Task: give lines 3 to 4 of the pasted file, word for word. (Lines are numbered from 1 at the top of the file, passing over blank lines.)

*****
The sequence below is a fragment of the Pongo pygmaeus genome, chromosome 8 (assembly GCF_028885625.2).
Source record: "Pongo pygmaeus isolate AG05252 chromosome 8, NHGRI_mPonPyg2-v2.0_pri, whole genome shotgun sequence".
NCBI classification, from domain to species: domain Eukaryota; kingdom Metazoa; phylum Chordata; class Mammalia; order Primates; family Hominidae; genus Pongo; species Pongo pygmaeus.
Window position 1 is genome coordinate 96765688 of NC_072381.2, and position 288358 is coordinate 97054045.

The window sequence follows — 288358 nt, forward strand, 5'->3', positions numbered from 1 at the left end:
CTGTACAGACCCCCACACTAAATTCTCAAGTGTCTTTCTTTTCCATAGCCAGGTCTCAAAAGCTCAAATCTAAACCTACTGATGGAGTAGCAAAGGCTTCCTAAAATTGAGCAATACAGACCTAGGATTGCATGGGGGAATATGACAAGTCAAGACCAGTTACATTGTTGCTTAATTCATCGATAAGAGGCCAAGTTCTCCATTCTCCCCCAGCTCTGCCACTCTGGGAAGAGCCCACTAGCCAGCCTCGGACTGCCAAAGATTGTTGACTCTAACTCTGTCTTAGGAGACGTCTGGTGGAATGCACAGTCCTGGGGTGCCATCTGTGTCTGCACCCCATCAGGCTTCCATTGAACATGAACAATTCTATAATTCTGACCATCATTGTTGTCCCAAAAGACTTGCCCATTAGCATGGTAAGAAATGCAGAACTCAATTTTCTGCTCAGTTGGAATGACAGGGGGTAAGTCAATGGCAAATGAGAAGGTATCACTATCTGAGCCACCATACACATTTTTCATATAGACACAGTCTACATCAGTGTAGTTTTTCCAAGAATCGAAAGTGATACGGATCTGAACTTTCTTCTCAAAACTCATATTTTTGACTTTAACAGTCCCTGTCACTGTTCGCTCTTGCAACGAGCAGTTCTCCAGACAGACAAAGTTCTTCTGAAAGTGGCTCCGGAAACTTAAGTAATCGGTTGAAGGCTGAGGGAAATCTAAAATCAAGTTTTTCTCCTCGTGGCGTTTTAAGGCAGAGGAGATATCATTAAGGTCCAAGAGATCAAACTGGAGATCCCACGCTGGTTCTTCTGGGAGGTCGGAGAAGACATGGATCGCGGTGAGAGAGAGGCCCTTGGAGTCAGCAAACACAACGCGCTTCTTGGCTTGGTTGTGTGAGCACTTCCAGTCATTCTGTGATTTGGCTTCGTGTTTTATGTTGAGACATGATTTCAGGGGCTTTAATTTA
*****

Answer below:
NCBI classification, from domain to species: domain Eukaryota; kingdom Metazoa; phylum Chordata; class Mammalia; order Primates; family Hominidae; genus Pongo; species Pongo pygmaeus.
Window position 1 is genome coordinate 96765688 of NC_072381.2, and position 288358 is coordinate 97054045.